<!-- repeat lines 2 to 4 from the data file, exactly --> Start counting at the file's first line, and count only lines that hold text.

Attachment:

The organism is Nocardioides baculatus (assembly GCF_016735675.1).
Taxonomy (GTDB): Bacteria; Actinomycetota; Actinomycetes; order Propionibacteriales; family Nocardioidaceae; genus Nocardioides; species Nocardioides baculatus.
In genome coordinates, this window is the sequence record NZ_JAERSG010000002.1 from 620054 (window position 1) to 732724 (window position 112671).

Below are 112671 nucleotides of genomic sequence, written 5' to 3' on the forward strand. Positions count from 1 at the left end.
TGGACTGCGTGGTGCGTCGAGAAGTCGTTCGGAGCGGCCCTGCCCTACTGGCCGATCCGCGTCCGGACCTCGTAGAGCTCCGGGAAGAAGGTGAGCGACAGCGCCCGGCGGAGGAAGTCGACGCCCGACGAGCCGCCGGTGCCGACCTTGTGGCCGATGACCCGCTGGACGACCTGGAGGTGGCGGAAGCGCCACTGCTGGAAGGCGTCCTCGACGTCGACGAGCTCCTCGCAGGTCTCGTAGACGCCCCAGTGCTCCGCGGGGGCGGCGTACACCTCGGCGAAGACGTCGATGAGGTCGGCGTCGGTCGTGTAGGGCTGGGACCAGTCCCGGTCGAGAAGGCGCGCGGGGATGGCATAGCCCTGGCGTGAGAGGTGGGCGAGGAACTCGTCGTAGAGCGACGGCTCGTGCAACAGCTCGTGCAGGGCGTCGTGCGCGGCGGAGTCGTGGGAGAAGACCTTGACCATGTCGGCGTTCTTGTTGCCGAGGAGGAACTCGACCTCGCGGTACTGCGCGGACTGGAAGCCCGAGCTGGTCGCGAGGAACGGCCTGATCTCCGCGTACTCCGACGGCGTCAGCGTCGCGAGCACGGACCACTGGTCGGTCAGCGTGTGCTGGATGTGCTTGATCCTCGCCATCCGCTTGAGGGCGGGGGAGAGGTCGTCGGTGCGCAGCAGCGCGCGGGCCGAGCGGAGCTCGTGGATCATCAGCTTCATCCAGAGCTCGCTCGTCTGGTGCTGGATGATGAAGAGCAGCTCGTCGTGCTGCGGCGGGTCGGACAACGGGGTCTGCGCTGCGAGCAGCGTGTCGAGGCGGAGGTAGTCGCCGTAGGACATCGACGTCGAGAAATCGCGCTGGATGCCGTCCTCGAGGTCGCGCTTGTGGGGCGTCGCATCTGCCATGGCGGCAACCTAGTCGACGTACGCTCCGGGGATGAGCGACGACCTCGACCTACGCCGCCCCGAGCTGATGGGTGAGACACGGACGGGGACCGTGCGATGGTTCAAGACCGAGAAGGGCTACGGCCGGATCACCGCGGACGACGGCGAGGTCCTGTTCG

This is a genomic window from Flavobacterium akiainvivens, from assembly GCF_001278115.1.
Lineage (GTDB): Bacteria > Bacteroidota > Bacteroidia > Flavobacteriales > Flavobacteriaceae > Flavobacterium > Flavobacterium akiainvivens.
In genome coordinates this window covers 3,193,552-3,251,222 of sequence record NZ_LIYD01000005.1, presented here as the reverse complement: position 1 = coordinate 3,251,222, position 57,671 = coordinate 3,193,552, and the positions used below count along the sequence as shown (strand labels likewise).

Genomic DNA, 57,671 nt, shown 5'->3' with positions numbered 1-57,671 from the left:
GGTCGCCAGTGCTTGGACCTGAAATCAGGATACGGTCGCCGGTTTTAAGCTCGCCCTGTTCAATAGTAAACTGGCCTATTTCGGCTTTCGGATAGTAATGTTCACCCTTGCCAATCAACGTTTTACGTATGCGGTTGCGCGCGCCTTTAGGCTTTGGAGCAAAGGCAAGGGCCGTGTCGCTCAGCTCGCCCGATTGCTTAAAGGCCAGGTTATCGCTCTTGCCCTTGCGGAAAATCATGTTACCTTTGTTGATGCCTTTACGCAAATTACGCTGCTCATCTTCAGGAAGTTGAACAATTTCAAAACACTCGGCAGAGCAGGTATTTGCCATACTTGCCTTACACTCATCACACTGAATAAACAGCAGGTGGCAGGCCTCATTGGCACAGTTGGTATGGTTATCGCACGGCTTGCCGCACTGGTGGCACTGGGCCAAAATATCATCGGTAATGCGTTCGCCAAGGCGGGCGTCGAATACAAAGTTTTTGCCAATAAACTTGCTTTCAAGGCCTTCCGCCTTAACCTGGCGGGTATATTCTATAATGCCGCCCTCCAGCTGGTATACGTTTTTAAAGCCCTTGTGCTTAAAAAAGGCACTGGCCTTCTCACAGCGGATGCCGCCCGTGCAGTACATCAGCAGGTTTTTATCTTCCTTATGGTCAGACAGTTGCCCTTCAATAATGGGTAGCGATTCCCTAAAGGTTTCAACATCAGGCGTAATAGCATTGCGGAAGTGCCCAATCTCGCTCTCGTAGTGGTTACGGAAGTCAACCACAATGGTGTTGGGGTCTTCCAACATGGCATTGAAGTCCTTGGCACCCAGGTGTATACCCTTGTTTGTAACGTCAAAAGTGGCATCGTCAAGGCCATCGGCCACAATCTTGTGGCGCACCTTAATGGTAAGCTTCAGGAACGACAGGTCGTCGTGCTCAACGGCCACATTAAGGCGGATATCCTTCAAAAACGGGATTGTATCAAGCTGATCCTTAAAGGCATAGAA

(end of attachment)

Taxonomy (GTDB): Bacteria; Actinomycetota; Actinomycetes; order Propionibacteriales; family Nocardioidaceae; genus Nocardioides; species Nocardioides baculatus.
In genome coordinates, this window is the sequence record NZ_JAERSG010000002.1 from 620054 (window position 1) to 732724 (window position 112671).

Below are 112671 nucleotides of genomic sequence, written 5' to 3' on the forward strand. Positions count from 1 at the left end.